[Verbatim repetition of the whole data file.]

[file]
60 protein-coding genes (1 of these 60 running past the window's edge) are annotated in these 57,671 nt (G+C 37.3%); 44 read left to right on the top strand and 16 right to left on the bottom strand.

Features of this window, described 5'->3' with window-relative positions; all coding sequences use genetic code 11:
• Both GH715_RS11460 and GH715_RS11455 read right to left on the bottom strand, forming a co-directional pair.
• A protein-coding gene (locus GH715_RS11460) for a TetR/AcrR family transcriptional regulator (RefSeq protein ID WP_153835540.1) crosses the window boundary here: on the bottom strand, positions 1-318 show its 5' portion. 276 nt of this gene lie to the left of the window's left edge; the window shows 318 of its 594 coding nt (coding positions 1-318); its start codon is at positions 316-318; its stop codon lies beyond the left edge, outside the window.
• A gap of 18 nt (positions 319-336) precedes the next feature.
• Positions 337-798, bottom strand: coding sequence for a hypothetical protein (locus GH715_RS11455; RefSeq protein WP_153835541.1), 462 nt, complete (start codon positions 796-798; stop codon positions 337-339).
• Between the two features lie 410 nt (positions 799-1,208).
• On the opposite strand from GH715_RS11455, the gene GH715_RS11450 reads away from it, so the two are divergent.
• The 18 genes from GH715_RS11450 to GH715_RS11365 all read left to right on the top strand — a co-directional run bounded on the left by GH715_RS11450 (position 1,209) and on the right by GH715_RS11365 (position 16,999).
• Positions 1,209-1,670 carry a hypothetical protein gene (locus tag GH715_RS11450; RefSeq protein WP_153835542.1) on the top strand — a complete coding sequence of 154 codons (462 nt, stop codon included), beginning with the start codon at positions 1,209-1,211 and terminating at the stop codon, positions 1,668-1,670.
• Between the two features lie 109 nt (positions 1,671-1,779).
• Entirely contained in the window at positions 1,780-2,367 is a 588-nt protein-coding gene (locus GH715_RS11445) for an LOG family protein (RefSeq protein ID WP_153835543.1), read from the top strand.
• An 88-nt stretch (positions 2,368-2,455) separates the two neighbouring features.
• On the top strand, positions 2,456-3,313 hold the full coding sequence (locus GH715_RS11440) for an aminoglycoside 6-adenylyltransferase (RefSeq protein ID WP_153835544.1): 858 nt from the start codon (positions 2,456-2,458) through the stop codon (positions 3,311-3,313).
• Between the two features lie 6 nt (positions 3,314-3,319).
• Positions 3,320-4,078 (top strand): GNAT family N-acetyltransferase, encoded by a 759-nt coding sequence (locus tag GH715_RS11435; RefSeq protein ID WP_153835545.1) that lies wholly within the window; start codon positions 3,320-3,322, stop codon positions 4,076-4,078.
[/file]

60 protein-coding genes (1 of these 60 running past the window's edge) are annotated in these 57,671 nt (G+C 37.3%); 44 read left to right on the top strand and 16 right to left on the bottom strand.

Features of this window, described 5'->3' with window-relative positions; all coding sequences use genetic code 11:
• Both GH715_RS11460 and GH715_RS11455 read right to left on the bottom strand, forming a co-directional pair.
• A protein-coding gene (locus GH715_RS11460) for a TetR/AcrR family transcriptional regulator (RefSeq protein ID WP_153835540.1) crosses the window boundary here: on the bottom strand, positions 1-318 show its 5' portion. 276 nt of this gene lie to the left of the window's left edge; the window shows 318 of its 594 coding nt (coding positions 1-318); its start codon is at positions 316-318; its stop codon lies beyond the left edge, outside the window.
• A gap of 18 nt (positions 319-336) precedes the next feature.
• Positions 337-798, bottom strand: coding sequence for a hypothetical protein (locus GH715_RS11455; RefSeq protein WP_153835541.1), 462 nt, complete (start codon positions 796-798; stop codon positions 337-339).
• Between the two features lie 410 nt (positions 799-1,208).
• On the opposite strand from GH715_RS11455, the gene GH715_RS11450 reads away from it, so the two are divergent.
• The 18 genes from GH715_RS11450 to GH715_RS11365 all read left to right on the top strand — a co-directional run bounded on the left by GH715_RS11450 (position 1,209) and on the right by GH715_RS11365 (position 16,999).
• Positions 1,209-1,670 carry a hypothetical protein gene (locus tag GH715_RS11450; RefSeq protein WP_153835542.1) on the top strand — a complete coding sequence of 154 codons (462 nt, stop codon included), beginning with the start codon at positions 1,209-1,211 and terminating at the stop codon, positions 1,668-1,670.
• Between the two features lie 109 nt (positions 1,671-1,779).
• Entirely contained in the window at positions 1,780-2,367 is a 588-nt protein-coding gene (locus GH715_RS11445) for an LOG family protein (RefSeq protein ID WP_153835543.1), read from the top strand.
• An 88-nt stretch (positions 2,368-2,455) separates the two neighbouring features.
• On the top strand, positions 2,456-3,313 hold the full coding sequence (locus GH715_RS11440) for an aminoglycoside 6-adenylyltransferase (RefSeq protein ID WP_153835544.1): 858 nt from the start codon (positions 2,456-2,458) through the stop codon (positions 3,311-3,313).
• Between the two features lie 6 nt (positions 3,314-3,319).
• Positions 3,320-4,078 (top strand): GNAT family N-acetyltransferase, encoded by a 759-nt coding sequence (locus tag GH715_RS11435; RefSeq protein ID WP_153835545.1) that lies wholly within the window; start codon positions 3,320-3,322, stop codon positions 4,076-4,078.